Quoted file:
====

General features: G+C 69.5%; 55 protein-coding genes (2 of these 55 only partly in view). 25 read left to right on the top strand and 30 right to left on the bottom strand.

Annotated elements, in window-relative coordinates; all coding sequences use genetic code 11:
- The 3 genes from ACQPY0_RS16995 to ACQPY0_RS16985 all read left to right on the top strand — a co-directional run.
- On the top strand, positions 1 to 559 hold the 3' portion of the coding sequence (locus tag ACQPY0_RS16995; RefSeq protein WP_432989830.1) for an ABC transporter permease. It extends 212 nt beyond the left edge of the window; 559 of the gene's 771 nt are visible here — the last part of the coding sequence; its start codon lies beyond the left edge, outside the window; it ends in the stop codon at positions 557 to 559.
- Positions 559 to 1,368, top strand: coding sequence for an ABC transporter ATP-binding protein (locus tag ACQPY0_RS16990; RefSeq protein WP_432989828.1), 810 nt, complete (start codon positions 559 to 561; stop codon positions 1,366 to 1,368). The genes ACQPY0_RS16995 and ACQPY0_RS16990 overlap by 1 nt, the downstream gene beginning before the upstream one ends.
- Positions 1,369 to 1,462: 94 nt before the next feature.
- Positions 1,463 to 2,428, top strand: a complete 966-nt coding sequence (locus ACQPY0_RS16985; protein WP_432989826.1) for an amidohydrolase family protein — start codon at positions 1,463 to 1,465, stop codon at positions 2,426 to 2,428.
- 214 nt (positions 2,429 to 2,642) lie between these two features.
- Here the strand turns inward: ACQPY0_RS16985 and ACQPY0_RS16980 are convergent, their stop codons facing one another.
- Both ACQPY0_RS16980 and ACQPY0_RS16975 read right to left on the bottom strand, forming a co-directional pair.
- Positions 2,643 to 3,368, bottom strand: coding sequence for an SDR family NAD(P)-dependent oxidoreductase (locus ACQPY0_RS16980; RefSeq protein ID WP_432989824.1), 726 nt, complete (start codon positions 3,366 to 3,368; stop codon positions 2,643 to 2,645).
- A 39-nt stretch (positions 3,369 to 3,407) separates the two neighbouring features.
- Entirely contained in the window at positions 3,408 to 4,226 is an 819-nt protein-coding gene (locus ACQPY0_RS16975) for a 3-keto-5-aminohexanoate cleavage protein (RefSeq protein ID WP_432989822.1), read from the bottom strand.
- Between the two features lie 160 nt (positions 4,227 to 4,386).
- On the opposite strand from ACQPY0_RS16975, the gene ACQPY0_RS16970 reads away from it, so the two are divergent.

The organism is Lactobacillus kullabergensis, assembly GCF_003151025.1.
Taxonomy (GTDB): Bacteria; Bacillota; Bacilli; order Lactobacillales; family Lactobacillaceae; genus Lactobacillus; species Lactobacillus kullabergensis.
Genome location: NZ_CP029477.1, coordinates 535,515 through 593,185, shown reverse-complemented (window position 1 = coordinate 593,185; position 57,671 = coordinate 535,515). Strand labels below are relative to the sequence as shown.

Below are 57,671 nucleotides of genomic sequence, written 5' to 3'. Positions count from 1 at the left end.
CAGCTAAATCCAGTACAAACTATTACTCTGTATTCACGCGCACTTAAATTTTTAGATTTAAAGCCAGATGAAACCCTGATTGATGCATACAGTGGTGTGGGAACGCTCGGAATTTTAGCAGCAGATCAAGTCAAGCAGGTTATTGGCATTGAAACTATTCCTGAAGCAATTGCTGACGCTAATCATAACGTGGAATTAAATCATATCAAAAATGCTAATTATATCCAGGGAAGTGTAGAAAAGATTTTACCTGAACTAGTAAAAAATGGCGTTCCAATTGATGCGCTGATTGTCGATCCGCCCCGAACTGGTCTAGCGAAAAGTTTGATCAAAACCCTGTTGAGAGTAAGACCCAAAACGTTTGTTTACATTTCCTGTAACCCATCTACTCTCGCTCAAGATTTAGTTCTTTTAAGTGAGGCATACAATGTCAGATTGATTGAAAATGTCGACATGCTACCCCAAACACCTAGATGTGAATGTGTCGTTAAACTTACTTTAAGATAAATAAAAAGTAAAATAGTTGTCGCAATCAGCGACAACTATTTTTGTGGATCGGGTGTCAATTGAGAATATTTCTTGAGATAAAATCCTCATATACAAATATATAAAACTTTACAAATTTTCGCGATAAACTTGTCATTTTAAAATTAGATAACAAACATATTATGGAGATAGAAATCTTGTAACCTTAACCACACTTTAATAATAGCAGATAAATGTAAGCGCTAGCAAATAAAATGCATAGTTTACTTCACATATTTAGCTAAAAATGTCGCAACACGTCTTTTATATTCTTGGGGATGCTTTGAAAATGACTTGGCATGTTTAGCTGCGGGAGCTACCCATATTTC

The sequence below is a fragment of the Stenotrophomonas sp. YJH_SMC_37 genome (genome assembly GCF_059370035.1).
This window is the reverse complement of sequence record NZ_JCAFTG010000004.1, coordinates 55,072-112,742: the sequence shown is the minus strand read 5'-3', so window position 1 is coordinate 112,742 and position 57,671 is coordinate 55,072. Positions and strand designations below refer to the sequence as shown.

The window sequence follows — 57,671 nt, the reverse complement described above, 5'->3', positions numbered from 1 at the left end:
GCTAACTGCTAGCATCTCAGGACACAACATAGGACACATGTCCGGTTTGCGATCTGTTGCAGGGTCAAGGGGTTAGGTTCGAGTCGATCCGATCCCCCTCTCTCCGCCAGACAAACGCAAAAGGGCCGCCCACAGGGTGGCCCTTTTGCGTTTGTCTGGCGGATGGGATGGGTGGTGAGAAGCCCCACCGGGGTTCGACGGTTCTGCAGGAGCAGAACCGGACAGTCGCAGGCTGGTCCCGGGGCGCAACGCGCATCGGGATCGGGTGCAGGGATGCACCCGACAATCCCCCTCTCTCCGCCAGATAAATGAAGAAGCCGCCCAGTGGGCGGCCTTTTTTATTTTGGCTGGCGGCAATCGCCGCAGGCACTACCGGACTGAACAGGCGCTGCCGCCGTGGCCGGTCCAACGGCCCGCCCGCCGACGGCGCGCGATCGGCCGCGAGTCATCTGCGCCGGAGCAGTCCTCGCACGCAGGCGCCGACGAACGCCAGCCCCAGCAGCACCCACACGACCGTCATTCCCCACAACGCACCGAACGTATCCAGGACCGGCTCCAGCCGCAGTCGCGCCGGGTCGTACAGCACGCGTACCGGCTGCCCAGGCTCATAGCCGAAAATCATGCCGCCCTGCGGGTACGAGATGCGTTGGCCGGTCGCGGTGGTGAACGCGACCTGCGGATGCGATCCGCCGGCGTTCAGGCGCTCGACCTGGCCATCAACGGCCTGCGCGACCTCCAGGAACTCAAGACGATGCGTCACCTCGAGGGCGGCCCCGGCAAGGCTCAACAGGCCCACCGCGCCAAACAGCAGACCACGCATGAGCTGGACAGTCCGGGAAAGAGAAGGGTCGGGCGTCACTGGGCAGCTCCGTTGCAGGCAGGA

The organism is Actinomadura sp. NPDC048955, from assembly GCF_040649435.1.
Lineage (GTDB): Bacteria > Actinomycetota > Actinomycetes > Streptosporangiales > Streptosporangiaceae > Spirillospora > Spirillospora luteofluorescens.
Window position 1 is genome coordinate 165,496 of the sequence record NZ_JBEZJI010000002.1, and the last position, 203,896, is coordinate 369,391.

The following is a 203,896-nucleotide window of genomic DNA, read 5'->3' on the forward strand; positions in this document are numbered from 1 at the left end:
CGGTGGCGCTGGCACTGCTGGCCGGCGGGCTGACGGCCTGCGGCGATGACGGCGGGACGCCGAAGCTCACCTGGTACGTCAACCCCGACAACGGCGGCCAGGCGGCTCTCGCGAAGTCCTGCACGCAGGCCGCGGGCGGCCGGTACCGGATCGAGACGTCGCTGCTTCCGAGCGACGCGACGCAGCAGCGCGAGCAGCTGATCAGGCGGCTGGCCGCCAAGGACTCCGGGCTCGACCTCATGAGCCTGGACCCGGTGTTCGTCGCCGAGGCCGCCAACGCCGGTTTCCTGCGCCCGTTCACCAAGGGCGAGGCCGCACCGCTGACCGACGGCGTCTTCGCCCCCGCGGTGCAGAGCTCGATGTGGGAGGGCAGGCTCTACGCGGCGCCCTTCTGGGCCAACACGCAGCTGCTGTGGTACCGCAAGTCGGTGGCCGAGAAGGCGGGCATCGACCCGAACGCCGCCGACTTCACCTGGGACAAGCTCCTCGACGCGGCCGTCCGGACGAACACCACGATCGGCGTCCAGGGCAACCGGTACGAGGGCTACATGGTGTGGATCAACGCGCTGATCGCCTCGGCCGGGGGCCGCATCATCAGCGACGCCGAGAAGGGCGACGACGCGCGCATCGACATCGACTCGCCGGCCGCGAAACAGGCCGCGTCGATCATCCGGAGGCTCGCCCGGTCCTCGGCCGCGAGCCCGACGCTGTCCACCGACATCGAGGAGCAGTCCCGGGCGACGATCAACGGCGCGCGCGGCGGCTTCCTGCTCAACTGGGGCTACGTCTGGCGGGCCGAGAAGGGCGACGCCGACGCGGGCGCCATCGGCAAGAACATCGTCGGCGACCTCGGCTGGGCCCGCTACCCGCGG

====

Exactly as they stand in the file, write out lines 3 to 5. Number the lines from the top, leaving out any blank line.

- The 3 genes from ACQPY0_RS16995 to ACQPY0_RS16985 all read left to right on the top strand — a co-directional run.
- On the top strand, positions 1 to 559 hold the 3' portion of the coding sequence (locus tag ACQPY0_RS16995; RefSeq protein WP_432989830.1) for an ABC transporter permease. It extends 212 nt beyond the left edge of the window; 559 of the gene's 771 nt are visible here — the last part of the coding sequence; its start codon lies beyond the left edge, outside the window; it ends in the stop codon at positions 557 to 559.
- Positions 559 to 1,368, top strand: coding sequence for an ABC transporter ATP-binding protein (locus tag ACQPY0_RS16990; RefSeq protein WP_432989828.1), 810 nt, complete (start codon positions 559 to 561; stop codon positions 1,366 to 1,368). The genes ACQPY0_RS16995 and ACQPY0_RS16990 overlap by 1 nt, the downstream gene beginning before the upstream one ends.